Pentecost retreats strengthen Sweden’s spiritual ecumenism

Catholic Bishop of Stockholm Cardinal Anders Arborelius and Lutheran Bishop of Uppsala Karin Johannesson lead the weekly ecumenical retreats to celebrate the gifts of the Holy Spirit at Pentecost. Photo: Magnus Aronson
Catholic Bishop of Stockholm Cardinal Anders Arborelius and Lutheran Bishop of Uppsala Karin Johannesson lead the weekly ecumenical retreats to celebrate the gifts of the Holy Spirit at Pentecost. Photo: Magnus Aronson

Lutheran bishop and Catholic cardinal host online ‘Quiet Days’ in second edition of ‘A Spiritual Dwelling for God’

(LWI) - The spirit of Pentecost is alive and accessible online in Sweden, where hundreds of people are taking part in weekly ecumenical retreats hosted by the Lutheran Bishop of Uppsala Karin Johannesson, and the Catholic Bishop of Stockholm Cardinal Anders Arborelius.

The initiative began last year when the two church leaders invited people to join four ‘Quiet Days’ of reflection and prayer, beginning on the eve of Pentecost. The idea came to Bishop Johannesson one day, during the first months of the COVID-19 pandemic, and she contacted the cardinal asking if he would be willing to organize the virtual event with her.

Some 600 Christians from different denominations signed up to receive the Scripture readings, music, video and prayer resources last year, confirming the bishops’ belief that “during the pandemic, people were becoming more open, more eager to find God.” In an interview with the Lutheran World Federation and the World Council of Churches, the two leaders shared perspectives and hopes for the success of this second edition of ‘A Spiritual Dwelling for God’.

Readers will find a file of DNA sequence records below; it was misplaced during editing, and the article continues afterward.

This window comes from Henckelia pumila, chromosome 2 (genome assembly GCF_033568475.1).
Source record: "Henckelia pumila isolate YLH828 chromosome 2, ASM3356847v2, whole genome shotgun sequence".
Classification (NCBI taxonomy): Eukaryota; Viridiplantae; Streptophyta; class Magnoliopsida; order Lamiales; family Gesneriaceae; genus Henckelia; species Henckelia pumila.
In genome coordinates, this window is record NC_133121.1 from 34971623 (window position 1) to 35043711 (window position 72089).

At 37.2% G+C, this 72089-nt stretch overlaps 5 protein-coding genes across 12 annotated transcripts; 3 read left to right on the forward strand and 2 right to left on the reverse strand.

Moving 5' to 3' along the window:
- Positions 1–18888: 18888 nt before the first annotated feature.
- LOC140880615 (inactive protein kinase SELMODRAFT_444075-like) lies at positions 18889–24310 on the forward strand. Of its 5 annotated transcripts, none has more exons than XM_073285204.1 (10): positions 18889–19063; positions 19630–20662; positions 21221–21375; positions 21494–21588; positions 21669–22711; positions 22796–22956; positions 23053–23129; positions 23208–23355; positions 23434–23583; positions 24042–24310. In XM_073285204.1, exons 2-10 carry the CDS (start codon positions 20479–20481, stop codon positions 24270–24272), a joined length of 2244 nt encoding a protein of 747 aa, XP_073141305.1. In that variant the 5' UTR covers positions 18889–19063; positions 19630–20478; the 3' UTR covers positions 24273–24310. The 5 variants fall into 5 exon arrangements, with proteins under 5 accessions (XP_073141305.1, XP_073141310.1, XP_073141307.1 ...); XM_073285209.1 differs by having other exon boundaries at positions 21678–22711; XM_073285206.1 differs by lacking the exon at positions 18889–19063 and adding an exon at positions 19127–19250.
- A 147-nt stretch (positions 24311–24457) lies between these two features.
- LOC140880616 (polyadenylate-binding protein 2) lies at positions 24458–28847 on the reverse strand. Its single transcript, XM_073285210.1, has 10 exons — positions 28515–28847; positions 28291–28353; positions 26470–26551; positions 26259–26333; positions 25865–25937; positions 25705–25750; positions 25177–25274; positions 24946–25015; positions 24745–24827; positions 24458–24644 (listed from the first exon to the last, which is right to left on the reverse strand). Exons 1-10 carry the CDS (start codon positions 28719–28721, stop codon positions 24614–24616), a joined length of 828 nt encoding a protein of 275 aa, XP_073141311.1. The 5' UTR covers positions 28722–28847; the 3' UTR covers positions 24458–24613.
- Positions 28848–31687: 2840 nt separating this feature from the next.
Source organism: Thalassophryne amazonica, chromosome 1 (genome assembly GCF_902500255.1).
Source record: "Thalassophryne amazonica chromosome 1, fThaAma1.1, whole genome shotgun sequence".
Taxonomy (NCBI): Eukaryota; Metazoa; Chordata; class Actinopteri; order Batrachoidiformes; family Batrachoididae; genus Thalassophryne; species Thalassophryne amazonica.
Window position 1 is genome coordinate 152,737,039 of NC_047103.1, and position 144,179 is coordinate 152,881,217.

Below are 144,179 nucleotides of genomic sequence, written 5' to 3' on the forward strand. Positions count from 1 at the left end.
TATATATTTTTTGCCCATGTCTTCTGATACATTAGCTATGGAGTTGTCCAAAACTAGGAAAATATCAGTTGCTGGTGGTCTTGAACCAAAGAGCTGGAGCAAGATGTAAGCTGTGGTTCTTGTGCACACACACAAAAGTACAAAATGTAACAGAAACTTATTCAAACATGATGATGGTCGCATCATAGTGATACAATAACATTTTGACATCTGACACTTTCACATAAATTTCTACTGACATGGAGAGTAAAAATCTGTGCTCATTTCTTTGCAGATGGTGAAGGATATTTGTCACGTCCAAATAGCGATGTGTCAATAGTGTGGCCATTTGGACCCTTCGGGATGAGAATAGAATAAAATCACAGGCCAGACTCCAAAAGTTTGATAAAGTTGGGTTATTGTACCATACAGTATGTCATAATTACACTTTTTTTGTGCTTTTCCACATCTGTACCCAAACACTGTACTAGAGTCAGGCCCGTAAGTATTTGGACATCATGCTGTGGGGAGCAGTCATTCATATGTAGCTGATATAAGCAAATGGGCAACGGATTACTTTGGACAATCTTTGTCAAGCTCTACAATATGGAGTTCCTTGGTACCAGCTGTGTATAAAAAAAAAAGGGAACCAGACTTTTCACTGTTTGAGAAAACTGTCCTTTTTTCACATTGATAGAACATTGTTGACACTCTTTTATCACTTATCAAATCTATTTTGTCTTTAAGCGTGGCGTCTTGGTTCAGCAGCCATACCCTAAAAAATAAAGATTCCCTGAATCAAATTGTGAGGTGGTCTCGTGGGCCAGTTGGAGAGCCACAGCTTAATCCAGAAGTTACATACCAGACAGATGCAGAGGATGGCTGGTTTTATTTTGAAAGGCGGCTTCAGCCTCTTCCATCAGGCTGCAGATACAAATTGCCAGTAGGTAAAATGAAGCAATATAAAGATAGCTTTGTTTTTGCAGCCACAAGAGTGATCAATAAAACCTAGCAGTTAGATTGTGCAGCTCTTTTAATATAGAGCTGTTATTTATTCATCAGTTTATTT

Tell us about the background to the first retreat you organized together last year?

KJ: I had the idea during morning prayer one day and I emailed the cardinal because I wanted it to be an ecumenical retreat. We had met over the years and I had already taken part, with other members of the Church of Sweden, in several retreats where the cardinal preached. So, you could say we had been silent together a lot!

AA: Yes, we have had connections through the years, but we hadn’t done something so special together, because it was a very original idea from Bishop Karin. It is also good to understand the background here in Sweden, where I would say that spiritual ecumenism is the most dynamic part of the ecumenical movement, with so many common events and common prayer groups.

What sort of audiences are you attracting to these Quiet Days?

AA: I think there are more people from the Lutheran church as most Catholics in Sweden are from other countries so it might be a bit difficult for them to join. Most are ordinary Swedish church goers from various denominations, also from the Free Churches, because at the level of spirituality they are happy to go to a Catholic, Orthodox, Pentecostal or Lutheran event. For many, the denomination is not so important as long as they feel they can get some spiritual nourishment and come closer to each other.

KJ: Most people are coming from Sweden, although this year we are translating the material into English and Spanish as well. This year, over 300 people signed up to receive the material and they also came from the U.S, Finland, Germany, Norway, the U.K., the Netherlands, South Korea, Spain, Belgium, China, Costa Rica, Denmark, Italy and the Philippines.

Last year you were responding to the fears and uncertainty about the pandemic - what is the focus of your reflections this year?